Home » Reviews » Off West End » Edgar Allan Poe Double Feature, Jack Studio Theatre – Review
Credit: Michael Brydon
Credit: Michael Brydon

Edgar Allan Poe Double Feature, Jack Studio Theatre – Review

Pros: Strong, demanding characters that presented two very interesting tales.
Cons: Performances felt predictable and elements of the production lacked adventure.

Pros: Strong, demanding characters that presented two very interesting tales. Cons: Performances felt predictable and elements of the production lacked adventure. The Jack Studio Theatre was the best place to comfort those pre-election result nerves on the evening of June 8th. With such warm staff that run the theatre and the lovely pub that partners it, Jack Studio always provides some promising up and coming productions and companies. The Okai Collier Company’s production of an Edgar Allan Poe Double Bill was no exception. They presented The Masque of the Red Death, a dark tale of Prince Prospero and his…

Summary

Rating

Poor

Two classically written tales performed through stylised macabre.

User Rating: 3.98 ( 2 votes)
The Jack Studio Theatre was the best place to comfort those pre-election result nerves on the evening of June 8th. With such warm staff that run the theatre and the lovely pub that partners it, Jack Studio always provides some promising up and coming productions and companies. The Okai Collier Company’s production of an Edgar Allan Poe Double Bill was no exception. They presented The Masque of the Red Death, a dark tale of Prince Prospero and his hidden agenda, and The Fall of the House of Usher, a man battling his bride-to-be’s cursed family home.

The Masque of the Red Death definitely set up the atmosphere for the evening. If you enjoy a bit of haze, then this opening performance gave you just that; a bit too much, considering it is a black box theatre with no way for the haze to escape. Unfortunately, this meant that aspects of the opening scene were missed due to the lack of visibility, and it had a negative impact on the lighting arrangement. The opening performance was an intriguing and creepy tale, allowing the audience to engage in the macabre side of Edgar Allan Poe’s classic writing. Bold and strange characters partnered with stylised performances and movement sequences pulled The Masque of the Red Death together. Frustratingly, some scenes lacked depth from performances, which broke up relationships between characters and the flow between scenes. This made it hard to follow the play, and for the actors to sustain the atmosphere they were trying to create. Once the stage became clearer, the lighting successfully twisted and turned with the change in pace, and the eerie sounds and songs also allowed for a very dark atmosphere in the theatre.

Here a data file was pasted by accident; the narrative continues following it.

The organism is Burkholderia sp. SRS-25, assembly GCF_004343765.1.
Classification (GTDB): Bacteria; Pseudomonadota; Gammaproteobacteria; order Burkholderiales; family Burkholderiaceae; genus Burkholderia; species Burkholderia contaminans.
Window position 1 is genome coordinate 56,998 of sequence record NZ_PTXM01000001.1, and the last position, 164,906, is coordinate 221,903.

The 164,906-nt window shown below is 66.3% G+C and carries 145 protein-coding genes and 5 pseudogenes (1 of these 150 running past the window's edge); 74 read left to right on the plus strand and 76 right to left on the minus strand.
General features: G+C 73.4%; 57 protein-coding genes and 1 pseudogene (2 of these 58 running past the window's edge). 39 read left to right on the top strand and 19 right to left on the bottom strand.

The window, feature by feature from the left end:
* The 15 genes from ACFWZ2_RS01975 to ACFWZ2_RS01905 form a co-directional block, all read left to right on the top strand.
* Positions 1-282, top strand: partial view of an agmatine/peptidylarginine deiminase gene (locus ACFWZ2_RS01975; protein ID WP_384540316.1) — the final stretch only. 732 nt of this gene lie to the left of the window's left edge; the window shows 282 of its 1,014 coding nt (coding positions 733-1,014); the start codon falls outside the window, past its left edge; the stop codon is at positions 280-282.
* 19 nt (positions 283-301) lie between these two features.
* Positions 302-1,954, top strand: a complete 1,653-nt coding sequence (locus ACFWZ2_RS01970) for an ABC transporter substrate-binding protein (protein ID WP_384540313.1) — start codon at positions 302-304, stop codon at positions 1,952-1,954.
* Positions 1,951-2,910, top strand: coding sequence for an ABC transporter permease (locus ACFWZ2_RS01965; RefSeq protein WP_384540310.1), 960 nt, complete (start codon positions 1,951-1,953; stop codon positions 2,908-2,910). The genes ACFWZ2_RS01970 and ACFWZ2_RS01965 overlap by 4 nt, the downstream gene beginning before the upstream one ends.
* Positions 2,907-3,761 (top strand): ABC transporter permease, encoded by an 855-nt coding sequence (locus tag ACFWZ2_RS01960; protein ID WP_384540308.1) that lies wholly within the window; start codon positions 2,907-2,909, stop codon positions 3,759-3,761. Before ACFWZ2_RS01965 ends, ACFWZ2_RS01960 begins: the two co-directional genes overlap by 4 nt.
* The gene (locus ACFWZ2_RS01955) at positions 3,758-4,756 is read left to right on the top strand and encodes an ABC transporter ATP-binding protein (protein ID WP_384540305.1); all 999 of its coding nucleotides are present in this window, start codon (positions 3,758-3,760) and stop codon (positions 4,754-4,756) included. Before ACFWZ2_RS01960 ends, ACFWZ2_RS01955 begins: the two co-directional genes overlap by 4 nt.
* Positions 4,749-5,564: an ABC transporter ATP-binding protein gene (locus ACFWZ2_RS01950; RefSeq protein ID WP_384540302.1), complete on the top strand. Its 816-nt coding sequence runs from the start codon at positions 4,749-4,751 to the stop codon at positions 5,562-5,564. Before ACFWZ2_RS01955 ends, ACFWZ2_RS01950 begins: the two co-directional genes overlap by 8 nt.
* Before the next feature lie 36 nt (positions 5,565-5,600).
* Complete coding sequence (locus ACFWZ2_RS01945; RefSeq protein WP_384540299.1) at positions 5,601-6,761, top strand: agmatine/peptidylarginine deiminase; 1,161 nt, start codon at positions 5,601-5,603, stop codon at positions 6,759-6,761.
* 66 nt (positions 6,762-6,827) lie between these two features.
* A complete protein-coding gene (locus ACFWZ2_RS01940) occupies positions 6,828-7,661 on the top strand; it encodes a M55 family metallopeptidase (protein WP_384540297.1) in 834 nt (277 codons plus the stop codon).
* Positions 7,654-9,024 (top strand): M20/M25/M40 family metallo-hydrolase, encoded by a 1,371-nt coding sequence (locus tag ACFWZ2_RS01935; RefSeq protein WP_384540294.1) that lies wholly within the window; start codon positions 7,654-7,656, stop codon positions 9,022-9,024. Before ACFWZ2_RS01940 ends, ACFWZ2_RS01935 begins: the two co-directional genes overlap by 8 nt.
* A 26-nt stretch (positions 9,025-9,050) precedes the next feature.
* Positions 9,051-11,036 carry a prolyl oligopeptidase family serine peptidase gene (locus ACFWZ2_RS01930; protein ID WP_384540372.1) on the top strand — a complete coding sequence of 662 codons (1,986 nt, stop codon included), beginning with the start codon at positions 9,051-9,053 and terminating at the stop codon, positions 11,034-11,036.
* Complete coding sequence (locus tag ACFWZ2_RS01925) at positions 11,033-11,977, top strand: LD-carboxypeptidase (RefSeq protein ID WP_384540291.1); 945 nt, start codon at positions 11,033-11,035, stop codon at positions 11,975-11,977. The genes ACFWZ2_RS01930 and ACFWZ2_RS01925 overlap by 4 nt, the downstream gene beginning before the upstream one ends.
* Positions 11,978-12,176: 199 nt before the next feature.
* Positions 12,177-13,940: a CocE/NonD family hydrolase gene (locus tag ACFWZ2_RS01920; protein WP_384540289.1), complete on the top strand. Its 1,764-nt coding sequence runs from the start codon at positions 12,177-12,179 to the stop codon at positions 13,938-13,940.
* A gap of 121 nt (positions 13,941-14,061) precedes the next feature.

After an interval, we were then introduced to the elaborate characters of The Fall of The House of Usher. The performers’ portrayal of this set of characters resonated a lot more with the audience in the second performance. The depth to the characters and the relationships between one another were a lot more invested and made this play a more intriguing experience to watch. Similarly to the first, the second of the evening’s bill had a very simplistic staging, yet The House of Usher provided a more aesthetically pleasing space to watch the characters inhabit. The costume seemed a lot more modern the second time around, yet definitely in keeping with the macabre style of the production. This performance absolutely allowed for more witty humour from the performers, a deeper sense of mystery and attention-demanding characters.

It will always be a challenge to achieve the true depths to the dark and mysterious writing of Edgar Allan Poe’s classics, and everyone who attempts these should be commended, especially The Okai Collier Company. The performers were totally invested in their performances, which made for a pleasant evening.

Adapted by: Simon James Collier (The Masque of the Red Death) and Adam Dechanel (The Fall of the House of Usher)
Director: Omar F. Okai (The Masque of the Red Death) and Maud Madlyn (The Fall of the House of Usher)
Producer: Simon James Collier
Box Office: 0333 666 3366
Booking Link: http://www.brockleyjack.co.uk/portfolio/edgar-allan-poe-double-feature/
Booking Until: 24th June, 2017

About Dayna Jeynes

Dayna Jeynes
Dayna has previously studied a Foundation in Musical Theatre at Mountview academy of Theatre Arts. This year she is going on to do a BA (Hons) in Arts Management at Goldsmiths University, London from 2016-2019. Alongside cocktail making, travelling and all food experiences the world has to offer, her Welsh heritage is finding its way in London.'